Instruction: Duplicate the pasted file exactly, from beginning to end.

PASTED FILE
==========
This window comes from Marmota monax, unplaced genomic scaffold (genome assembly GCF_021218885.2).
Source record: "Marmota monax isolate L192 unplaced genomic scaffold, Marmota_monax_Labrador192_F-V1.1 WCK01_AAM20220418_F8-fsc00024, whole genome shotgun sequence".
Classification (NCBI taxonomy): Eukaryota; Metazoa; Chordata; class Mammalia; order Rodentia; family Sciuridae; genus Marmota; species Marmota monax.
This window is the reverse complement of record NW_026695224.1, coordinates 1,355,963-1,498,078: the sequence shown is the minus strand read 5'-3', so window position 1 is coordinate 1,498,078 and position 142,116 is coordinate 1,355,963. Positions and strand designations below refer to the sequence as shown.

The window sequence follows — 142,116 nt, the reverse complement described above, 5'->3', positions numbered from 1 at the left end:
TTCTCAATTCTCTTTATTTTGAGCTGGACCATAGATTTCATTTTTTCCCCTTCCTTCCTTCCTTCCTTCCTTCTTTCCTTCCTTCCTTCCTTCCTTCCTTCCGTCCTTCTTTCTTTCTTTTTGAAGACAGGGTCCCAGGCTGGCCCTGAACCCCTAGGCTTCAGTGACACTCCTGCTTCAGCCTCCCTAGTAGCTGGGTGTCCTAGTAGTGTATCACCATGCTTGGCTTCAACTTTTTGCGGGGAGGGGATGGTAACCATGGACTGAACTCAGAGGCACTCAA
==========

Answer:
This window comes from Marmota monax, unplaced genomic scaffold (genome assembly GCF_021218885.2).
Source record: "Marmota monax isolate L192 unplaced genomic scaffold, Marmota_monax_Labrador192_F-V1.1 WCK01_AAM20220418_F8-fsc00024, whole genome shotgun sequence".
Classification (NCBI taxonomy): Eukaryota; Metazoa; Chordata; class Mammalia; order Rodentia; family Sciuridae; genus Marmota; species Marmota monax.
This window is the reverse complement of record NW_026695224.1, coordinates 1,355,963-1,498,078: the sequence shown is the minus strand read 5'-3', so window position 1 is coordinate 1,498,078 and position 142,116 is coordinate 1,355,963. Positions and strand designations below refer to the sequence as shown.

The window sequence follows — 142,116 nt, the reverse complement described above, 5'->3', positions numbered from 1 at the left end:
TTCTCAATTCTCTTTATTTTGAGCTGGACCATAGATTTCATTTTTTCCCCTTCCTTCCTTCCTTCCTTCCTTCTTTCCTTCCTTCCTTCCTTCCTTCCTTCCGTCCTTCTTTCTTTCTTTTTGAAGACAGGGTCCCAGGCTGGCCCTGAACCCCTAGGCTTCAGTGACACTCCTGCTTCAGCCTCCCTAGTAGCTGGGTGTCCTAGTAGTGTATCACCATGCTTGGCTTCAACTTTTTGCGGGGAGGGGATGGTAACCATGGACTGAACTCAGAGGCACTCAA